Greed, anger, foolishness these are the three poisons. The Three Poisons keep us cycling through Samsara, constantly causing us to bring difficulties upon ourselves and others. If we can change how we respond we can break this cycle that constantly and only results in suffering.

When conflicts arise we tend to choose sides. When we choose a side, no matter how well justified the decision may be, the side that is not chosen will want to be recognized, to have their position justified. Choosing sides is the exact cause of difficulties. It is an expression of my preference for one or another. It is a choice that does not describe the entire circumstance. We can reduce the influences of an event to bring it into focus. But when we simplify the circumstances our response will be partial. If our intent is to halt the cascade of pain then we must consider the broadest influence that will necessarily include me.

In a discussion with a minister recently we talked about the Israeli Hamas conflict. We agreed that the consequences of the war will be present for a long time. Knowing that, the minister felt that the time for peaceful resolution was long past. That train, in her words, had left the station. I cannot imagine that should this war end there will not be at least one person whose pain through loss will not hold and pass on to others anger that could express itself once again in violence. The train has indeed left the station, death and violence is churning more, future death and violence.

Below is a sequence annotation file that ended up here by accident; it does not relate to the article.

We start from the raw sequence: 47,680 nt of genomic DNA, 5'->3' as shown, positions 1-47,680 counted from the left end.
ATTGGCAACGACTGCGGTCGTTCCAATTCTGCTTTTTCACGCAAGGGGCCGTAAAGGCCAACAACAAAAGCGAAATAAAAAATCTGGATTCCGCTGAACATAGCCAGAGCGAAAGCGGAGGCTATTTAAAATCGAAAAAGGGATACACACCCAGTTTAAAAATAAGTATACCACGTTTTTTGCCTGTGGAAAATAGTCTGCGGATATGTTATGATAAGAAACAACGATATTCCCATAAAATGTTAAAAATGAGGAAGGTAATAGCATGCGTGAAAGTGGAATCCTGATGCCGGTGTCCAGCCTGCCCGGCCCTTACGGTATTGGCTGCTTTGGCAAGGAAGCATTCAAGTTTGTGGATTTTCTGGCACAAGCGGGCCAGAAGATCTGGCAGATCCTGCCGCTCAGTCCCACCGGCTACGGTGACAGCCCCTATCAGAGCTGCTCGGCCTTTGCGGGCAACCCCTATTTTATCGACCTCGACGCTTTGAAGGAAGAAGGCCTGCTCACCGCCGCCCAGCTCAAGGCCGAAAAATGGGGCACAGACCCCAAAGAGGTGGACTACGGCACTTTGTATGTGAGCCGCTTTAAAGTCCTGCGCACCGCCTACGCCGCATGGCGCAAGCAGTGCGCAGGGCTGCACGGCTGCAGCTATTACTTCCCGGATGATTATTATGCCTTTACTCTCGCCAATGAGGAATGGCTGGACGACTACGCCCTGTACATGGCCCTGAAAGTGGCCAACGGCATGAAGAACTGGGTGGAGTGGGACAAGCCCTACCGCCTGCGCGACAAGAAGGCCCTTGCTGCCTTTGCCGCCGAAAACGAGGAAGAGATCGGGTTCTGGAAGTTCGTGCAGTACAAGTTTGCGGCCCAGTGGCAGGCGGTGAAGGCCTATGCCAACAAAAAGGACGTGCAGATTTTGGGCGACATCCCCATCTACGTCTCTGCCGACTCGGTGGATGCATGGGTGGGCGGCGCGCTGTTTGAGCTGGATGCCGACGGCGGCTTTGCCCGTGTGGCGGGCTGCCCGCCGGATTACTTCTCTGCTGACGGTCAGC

“With our mind, we make the world. Speak or act with meanness and unhappiness will follow you as surely as a cart follows the ox that pulls it.

“With our mind, we make the world. Speak or act with kindness and happiness will follow you as surely as a shadow follows the person who casts it.

“He insulted me, he beat me: he threw me down and robbed me. Dwell on such thoughts, and your hatred will never cease.

“He insulted me, he beat me: he threw me down and robbed me. Put away such thoughts, and hatred will never arise.

“For in this world hate never yet has dispelled hate. Only love dispels hate. This law is ancient and will last forever.”

This is from the Chapter I of the Dhammapada, “The Pairs”

I may not be able to resolve the difficulties that fill our headlines. I can however, in the small circle of circumstances and conditions that surround me, try to remember empathy and kindness. Perhaps, my behavior might influence the behavior of another and their interactions with others. In choosing to act in this way there is hope that these chaotic times will someday return to something that we can look back on as a time of peace.